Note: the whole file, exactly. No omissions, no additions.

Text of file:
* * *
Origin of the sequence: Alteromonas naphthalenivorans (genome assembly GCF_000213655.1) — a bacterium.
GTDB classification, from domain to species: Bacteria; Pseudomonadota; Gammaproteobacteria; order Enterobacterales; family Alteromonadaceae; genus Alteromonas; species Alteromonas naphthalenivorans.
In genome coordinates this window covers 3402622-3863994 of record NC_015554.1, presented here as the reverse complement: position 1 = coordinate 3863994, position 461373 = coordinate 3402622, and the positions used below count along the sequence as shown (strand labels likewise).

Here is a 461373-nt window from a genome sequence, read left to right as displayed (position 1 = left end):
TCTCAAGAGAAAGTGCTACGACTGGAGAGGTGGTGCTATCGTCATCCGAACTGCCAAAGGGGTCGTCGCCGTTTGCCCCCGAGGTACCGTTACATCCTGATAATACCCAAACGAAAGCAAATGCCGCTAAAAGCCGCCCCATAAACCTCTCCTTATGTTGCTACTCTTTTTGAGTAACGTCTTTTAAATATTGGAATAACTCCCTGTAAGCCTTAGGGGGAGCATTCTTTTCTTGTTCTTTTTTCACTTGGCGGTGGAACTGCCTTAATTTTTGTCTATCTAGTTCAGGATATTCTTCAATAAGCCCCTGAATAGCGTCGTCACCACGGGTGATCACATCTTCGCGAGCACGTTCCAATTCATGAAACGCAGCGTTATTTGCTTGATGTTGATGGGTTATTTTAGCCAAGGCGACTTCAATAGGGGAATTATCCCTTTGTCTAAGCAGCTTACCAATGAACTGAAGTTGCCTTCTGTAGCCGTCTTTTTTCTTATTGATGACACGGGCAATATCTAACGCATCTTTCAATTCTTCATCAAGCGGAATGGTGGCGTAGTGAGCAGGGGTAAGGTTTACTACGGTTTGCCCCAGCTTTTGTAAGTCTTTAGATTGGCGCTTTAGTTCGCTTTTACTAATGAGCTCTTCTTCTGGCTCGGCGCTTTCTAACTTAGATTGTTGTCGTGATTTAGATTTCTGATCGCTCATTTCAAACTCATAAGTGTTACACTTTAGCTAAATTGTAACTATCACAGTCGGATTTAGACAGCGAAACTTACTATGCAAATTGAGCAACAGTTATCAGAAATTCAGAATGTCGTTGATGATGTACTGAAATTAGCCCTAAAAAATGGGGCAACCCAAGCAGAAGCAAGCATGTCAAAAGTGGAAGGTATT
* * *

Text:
Origin of the sequence: Alteromonas naphthalenivorans (genome assembly GCF_000213655.1) — a bacterium.
GTDB classification, from domain to species: Bacteria; Pseudomonadota; Gammaproteobacteria; order Enterobacterales; family Alteromonadaceae; genus Alteromonas; species Alteromonas naphthalenivorans.
In genome coordinates this window covers 3402622-3863994 of record NC_015554.1, presented here as the reverse complement: position 1 = coordinate 3863994, position 461373 = coordinate 3402622, and the positions used below count along the sequence as shown (strand labels likewise).

Here is a 461373-nt window from a genome sequence, read left to right as displayed (position 1 = left end):
TCTCAAGAGAAAGTGCTACGACTGGAGAGGTGGTGCTATCGTCATCCGAACTGCCAAAGGGGTCGTCGCCGTTTGCCCCCGAGGTACCGTTACATCCTGATAATACCCAAACGAAAGCAAATGCCGCTAAAAGCCGCCCCATAAACCTCTCCTTATGTTGCTACTCTTTTTGAGTAACGTCTTTTAAATATTGGAATAACTCCCTGTAAGCCTTAGGGGGAGCATTCTTTTCTTGTTCTTTTTTCACTTGGCGGTGGAACTGCCTTAATTTTTGTCTATCTAGTTCAGGATATTCTTCAATAAGCCCCTGAATAGCGTCGTCACCACGGGTGATCACATCTTCGCGAGCACGTTCCAATTCATGAAACGCAGCGTTATTTGCTTGATGTTGATGGGTTATTTTAGCCAAGGCGACTTCAATAGGGGAATTATCCCTTTGTCTAAGCAGCTTACCAATGAACTGAAGTTGCCTTCTGTAGCCGTCTTTTTTCTTATTGATGACACGGGCAATATCTAACGCATCTTTCAATTCTTCATCAAGCGGAATGGTGGCGTAGTGAGCAGGGGTAAGGTTTACTACGGTTTGCCCCAGCTTTTGTAAGTCTTTAGATTGGCGCTTTAGTTCGCTTTTACTAATGAGCTCTTCTTCTGGCTCGGCGCTTTCTAACTTAGATTGTTGTCGTGATTTAGATTTCTGATCGCTCATTTCAAACTCATAAGTGTTACACTTTAGCTAAATTGTAACTATCACAGTCGGATTTAGACAGCGAAACTTACTATGCAAATTGAGCAACAGTTATCAGAAATTCAGAATGTCGTTGATGATGTACTGAAATTAGCCCTAAAAAATGGGGCAACCCAAGCAGAAGCAAGCATGTCAAAAGTGGAAGGTATT